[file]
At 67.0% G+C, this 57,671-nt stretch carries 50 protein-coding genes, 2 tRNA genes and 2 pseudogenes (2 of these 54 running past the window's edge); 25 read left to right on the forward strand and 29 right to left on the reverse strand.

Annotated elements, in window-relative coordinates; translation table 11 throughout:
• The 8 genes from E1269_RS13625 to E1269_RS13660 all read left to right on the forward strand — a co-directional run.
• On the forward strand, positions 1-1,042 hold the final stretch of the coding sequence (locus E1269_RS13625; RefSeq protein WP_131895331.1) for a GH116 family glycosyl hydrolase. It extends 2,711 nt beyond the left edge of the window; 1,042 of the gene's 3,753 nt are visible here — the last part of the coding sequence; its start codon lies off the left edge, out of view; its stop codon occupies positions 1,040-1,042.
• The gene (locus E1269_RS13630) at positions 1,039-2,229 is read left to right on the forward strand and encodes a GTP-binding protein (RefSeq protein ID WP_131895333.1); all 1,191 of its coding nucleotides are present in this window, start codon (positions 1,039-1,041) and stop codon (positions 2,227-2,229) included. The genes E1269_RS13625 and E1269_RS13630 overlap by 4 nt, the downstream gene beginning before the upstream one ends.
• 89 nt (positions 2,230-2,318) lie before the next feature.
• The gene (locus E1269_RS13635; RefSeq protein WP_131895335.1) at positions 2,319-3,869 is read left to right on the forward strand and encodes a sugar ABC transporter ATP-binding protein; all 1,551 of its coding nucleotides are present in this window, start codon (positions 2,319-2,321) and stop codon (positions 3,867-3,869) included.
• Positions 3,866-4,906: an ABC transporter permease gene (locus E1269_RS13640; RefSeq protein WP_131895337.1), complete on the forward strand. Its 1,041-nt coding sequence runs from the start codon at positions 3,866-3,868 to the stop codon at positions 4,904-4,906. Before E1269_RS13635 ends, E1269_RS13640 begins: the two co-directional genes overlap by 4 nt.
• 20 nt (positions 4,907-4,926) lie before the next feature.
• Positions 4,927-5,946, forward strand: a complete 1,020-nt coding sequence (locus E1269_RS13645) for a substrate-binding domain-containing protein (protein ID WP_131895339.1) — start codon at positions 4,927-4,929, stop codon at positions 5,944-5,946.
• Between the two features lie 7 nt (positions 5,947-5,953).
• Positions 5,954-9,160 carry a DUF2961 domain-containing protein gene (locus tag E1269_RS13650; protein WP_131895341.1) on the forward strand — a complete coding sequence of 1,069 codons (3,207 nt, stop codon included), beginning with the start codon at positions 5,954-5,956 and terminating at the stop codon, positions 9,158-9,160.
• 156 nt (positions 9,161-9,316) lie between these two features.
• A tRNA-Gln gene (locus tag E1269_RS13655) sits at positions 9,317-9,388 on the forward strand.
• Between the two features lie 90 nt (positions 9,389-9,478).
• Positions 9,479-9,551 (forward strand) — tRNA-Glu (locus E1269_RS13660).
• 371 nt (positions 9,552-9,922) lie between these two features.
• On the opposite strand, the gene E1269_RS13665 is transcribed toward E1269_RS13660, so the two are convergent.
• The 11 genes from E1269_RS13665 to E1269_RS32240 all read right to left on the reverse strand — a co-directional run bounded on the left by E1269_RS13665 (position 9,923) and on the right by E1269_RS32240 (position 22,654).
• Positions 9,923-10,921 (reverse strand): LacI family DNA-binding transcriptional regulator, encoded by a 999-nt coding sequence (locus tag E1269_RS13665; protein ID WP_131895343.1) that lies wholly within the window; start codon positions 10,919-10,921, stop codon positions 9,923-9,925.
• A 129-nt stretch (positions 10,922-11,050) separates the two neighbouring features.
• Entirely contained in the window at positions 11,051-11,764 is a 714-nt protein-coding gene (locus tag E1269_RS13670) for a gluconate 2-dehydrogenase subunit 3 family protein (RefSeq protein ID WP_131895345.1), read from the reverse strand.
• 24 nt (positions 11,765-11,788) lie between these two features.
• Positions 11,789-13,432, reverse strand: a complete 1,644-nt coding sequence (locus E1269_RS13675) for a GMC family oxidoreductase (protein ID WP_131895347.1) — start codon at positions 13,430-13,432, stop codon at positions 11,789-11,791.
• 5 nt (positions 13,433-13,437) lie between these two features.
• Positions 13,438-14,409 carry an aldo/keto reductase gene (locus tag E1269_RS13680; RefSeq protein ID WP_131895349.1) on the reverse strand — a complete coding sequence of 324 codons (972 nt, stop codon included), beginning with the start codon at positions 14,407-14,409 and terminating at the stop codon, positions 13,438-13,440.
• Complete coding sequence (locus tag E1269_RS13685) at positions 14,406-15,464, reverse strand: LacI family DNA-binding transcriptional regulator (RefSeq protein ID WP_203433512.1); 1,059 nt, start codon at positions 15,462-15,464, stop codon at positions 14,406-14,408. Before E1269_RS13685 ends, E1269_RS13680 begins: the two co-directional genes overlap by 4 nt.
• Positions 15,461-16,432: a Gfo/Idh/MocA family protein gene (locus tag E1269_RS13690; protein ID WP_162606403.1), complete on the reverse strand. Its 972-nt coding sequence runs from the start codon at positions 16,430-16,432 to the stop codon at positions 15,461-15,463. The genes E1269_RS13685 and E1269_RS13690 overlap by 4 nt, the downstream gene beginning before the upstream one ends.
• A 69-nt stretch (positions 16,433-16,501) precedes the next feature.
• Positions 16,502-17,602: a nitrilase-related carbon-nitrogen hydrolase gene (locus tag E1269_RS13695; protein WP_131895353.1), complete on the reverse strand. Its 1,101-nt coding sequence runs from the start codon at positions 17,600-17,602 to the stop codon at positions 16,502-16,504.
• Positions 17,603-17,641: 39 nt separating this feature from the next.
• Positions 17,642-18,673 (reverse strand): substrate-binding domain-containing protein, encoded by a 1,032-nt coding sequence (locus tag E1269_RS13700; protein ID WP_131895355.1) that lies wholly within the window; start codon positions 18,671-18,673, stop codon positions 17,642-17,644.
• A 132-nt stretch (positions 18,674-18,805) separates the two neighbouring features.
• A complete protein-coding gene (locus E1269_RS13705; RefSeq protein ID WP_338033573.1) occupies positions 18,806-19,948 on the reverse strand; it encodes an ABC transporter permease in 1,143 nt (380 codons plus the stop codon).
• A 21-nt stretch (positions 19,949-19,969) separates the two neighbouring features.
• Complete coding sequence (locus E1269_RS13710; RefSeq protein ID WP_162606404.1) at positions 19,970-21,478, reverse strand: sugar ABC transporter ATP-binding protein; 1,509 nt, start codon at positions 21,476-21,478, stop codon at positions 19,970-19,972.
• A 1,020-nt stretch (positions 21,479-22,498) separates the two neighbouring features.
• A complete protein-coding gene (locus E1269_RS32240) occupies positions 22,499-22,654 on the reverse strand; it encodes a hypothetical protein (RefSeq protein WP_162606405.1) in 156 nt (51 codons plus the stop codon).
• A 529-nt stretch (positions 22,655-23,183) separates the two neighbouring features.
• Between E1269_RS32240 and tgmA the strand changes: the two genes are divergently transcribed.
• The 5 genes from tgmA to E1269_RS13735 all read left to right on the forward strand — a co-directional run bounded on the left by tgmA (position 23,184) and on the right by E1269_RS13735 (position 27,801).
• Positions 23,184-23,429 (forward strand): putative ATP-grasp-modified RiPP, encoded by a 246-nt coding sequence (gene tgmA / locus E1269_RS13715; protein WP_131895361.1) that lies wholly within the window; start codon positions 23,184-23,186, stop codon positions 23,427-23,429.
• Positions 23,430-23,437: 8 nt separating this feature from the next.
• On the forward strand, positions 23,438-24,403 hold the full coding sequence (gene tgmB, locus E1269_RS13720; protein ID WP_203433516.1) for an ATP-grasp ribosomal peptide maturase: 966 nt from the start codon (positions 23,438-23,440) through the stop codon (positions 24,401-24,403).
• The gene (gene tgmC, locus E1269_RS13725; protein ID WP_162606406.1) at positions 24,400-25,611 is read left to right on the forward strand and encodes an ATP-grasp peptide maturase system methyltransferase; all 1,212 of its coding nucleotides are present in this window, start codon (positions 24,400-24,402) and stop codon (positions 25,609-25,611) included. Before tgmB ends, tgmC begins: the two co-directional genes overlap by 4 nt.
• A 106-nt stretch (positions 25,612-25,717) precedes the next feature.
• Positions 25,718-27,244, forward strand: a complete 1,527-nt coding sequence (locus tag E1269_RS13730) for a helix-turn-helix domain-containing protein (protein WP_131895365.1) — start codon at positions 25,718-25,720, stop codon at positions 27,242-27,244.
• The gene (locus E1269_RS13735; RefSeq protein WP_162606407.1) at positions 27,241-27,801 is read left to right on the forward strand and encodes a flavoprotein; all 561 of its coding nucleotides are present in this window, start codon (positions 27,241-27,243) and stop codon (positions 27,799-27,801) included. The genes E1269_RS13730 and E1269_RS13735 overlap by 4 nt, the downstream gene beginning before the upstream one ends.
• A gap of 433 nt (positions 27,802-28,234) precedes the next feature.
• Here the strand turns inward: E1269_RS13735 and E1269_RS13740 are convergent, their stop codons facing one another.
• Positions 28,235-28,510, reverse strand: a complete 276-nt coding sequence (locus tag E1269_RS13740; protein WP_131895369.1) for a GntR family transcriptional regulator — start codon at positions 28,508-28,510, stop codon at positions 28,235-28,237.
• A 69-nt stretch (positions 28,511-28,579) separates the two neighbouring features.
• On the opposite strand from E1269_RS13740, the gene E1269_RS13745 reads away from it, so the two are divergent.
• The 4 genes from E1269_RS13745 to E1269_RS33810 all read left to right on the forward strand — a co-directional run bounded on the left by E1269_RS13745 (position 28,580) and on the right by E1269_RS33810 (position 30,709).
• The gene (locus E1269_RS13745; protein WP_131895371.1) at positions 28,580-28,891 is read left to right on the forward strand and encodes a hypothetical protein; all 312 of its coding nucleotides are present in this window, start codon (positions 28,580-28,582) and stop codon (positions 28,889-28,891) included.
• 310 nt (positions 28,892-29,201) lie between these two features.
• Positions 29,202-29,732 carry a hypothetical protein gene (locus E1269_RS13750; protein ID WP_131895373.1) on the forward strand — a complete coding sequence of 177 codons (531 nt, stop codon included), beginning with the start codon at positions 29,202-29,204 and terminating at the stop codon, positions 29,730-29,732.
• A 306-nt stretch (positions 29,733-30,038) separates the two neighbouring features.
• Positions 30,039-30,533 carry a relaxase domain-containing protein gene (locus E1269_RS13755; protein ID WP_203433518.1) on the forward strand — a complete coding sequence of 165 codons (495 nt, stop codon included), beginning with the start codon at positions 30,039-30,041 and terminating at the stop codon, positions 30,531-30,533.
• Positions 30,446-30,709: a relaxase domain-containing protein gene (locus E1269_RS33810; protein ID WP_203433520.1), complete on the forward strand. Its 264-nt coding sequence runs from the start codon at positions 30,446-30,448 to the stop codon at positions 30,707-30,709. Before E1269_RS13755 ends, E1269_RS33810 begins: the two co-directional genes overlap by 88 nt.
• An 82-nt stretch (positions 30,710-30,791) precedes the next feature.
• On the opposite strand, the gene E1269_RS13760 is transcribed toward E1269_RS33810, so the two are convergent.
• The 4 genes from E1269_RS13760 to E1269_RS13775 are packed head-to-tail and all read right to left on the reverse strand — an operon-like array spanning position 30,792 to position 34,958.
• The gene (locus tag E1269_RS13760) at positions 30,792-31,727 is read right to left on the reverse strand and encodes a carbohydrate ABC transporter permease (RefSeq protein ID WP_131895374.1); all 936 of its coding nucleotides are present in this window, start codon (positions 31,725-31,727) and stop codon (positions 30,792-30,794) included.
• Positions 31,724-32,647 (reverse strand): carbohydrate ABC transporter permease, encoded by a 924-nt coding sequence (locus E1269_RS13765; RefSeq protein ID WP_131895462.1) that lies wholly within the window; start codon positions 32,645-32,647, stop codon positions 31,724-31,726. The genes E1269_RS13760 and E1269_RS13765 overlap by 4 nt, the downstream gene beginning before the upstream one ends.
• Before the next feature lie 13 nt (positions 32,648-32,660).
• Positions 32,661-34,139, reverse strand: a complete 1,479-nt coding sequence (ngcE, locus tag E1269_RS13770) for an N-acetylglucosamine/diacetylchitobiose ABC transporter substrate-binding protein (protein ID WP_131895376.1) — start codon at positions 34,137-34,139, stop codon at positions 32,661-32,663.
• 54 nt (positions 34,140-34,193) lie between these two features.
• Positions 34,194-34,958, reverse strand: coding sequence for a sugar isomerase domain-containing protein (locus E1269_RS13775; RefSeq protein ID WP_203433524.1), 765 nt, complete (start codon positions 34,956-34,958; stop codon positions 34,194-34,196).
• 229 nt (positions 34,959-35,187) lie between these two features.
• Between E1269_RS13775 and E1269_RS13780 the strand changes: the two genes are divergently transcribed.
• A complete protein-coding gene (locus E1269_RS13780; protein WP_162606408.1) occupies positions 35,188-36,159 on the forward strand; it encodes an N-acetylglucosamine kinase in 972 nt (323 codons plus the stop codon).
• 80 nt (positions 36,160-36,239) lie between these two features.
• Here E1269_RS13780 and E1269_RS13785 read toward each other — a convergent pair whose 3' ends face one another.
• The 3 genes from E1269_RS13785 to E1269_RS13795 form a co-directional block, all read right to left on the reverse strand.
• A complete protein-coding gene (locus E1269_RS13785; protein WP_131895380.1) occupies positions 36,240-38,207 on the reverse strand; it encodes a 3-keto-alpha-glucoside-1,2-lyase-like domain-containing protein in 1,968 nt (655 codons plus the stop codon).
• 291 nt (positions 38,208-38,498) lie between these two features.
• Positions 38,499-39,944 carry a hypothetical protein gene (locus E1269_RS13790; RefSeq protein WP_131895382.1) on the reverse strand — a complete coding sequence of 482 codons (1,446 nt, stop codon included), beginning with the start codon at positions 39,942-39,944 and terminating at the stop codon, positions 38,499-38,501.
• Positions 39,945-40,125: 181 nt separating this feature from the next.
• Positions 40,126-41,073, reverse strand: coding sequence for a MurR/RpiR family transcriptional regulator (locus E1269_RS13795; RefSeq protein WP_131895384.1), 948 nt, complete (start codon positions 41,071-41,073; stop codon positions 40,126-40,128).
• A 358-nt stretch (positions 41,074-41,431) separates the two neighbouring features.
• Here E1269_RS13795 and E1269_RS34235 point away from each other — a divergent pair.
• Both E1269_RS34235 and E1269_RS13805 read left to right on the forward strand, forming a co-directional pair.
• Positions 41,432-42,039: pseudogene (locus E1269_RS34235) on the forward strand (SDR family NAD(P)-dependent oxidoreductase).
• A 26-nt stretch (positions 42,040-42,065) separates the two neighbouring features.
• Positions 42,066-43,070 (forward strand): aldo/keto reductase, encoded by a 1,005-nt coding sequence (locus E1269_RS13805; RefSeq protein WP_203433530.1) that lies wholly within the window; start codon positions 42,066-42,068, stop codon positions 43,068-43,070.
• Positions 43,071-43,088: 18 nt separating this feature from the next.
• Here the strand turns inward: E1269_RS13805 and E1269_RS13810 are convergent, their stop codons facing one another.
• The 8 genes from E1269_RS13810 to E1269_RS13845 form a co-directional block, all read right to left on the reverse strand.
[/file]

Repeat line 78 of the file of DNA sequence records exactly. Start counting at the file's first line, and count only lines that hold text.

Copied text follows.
• Positions 38,499-39,944 carry a hypothetical protein gene (locus E1269_RS13790; RefSeq protein WP_131895382.1) on the reverse strand — a complete coding sequence of 482 codons (1,446 nt, stop codon included), beginning with the start codon at positions 39,942-39,944 and terminating at the stop codon, positions 38,499-38,501.